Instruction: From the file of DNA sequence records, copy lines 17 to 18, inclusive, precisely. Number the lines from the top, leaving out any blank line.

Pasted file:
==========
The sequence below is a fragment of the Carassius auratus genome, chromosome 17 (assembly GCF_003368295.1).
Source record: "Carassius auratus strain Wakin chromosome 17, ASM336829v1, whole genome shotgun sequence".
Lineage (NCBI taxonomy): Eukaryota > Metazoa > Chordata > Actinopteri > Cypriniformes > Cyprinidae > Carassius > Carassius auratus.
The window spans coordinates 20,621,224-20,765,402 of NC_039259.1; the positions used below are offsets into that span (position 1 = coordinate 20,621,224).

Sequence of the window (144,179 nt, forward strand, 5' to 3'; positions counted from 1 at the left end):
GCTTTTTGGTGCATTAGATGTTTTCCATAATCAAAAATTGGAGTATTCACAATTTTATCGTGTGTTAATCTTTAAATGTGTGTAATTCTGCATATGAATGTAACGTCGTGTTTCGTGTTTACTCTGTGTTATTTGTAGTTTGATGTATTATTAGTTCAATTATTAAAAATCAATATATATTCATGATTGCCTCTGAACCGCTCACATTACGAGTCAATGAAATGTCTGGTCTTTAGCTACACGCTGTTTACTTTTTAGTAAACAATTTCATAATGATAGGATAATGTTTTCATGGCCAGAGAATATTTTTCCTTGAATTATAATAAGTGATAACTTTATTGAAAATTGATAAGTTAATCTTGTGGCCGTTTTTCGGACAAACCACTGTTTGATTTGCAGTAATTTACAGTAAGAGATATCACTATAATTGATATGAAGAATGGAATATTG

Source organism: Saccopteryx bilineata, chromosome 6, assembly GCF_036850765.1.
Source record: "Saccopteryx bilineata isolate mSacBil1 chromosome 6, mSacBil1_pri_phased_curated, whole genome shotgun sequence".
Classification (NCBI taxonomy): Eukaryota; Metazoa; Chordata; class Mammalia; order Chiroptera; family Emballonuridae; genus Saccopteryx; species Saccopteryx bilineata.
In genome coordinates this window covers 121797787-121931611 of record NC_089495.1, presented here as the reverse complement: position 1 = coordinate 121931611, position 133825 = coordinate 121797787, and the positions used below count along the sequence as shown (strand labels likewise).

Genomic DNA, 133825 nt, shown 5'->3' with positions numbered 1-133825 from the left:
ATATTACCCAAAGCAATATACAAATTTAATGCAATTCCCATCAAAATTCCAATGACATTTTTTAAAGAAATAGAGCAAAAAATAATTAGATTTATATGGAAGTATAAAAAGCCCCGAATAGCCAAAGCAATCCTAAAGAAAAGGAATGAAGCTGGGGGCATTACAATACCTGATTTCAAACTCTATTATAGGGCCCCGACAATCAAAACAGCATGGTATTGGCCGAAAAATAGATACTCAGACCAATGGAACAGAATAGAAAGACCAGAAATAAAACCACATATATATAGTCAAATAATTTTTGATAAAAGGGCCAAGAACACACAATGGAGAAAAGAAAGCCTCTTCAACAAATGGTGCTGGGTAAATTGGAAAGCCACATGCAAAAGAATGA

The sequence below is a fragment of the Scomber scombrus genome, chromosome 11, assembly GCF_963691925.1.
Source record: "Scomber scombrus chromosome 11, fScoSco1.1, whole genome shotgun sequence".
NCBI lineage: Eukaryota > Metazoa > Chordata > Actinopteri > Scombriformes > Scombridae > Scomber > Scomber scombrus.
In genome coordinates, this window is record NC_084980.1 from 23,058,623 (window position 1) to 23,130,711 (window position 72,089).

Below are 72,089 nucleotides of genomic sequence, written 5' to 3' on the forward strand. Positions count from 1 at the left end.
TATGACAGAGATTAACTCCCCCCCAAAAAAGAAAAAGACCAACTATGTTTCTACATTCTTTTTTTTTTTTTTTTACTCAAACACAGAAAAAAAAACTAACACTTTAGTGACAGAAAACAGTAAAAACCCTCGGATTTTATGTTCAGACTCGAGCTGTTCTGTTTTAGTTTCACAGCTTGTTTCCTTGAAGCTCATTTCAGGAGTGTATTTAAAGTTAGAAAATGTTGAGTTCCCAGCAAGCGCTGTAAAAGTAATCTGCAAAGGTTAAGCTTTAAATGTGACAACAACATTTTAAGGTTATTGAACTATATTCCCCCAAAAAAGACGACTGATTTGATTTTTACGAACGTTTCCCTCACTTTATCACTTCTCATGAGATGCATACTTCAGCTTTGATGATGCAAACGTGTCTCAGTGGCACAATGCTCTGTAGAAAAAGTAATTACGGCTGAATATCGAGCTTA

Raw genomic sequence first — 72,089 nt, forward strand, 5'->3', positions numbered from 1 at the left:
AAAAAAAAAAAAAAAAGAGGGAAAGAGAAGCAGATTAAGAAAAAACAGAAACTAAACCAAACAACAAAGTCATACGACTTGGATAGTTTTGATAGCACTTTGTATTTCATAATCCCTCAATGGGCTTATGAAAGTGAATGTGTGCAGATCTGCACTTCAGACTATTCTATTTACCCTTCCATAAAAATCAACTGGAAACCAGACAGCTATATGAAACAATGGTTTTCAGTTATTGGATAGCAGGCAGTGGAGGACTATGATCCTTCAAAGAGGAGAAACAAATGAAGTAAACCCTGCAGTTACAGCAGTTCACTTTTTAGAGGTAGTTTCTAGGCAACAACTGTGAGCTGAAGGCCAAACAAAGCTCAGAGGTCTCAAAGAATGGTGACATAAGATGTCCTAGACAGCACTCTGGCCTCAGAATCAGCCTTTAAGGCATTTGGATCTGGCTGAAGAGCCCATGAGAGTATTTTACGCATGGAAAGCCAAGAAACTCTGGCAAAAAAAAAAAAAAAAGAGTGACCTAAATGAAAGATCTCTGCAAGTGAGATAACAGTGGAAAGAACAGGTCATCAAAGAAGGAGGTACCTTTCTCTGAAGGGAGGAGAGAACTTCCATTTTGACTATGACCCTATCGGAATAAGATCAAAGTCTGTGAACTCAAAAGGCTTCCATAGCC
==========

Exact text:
Below are 72,089 nucleotides of genomic sequence, written 5' to 3' on the forward strand. Positions count from 1 at the left end.
TATGACAGAGATTAACTCCCCCCCAAAAAAGAAAAAGACCAACTATGTTTCTACATTCTTTTTTTTTTTTTTTTACTCAAACACAGAAAAAAAAACTAACACTTTAGTGACAGAAAACAGTAAAAACCCTCGGATTTTATGTTCAGACTCGAGCTGTTCTGTTTTAGTTTCACAGCTTGTTTCCTTGAAGCTCATTTCAGGAGTGTATTTAAAGTTAGAAAATGTTGAGTTCCCAGCAAGCGCTGTAAAAGTAATCTGCAAAGGTTAAGCTTTAAATGTGACAACAACATTTTAAGGTTATTGAACTATATTCCCCCAAAAAAGACGACTGATTTGATTTTTACGAACGTTTCCCTCACTTTATCACTTCTCATGAGATGCATACTTCAGCTTTGATGATGCAAACGTGTCTCAGTGGCACAATGCTCTGTAGAAAAAGTAATTACGGCTGAATATCGAGCTTA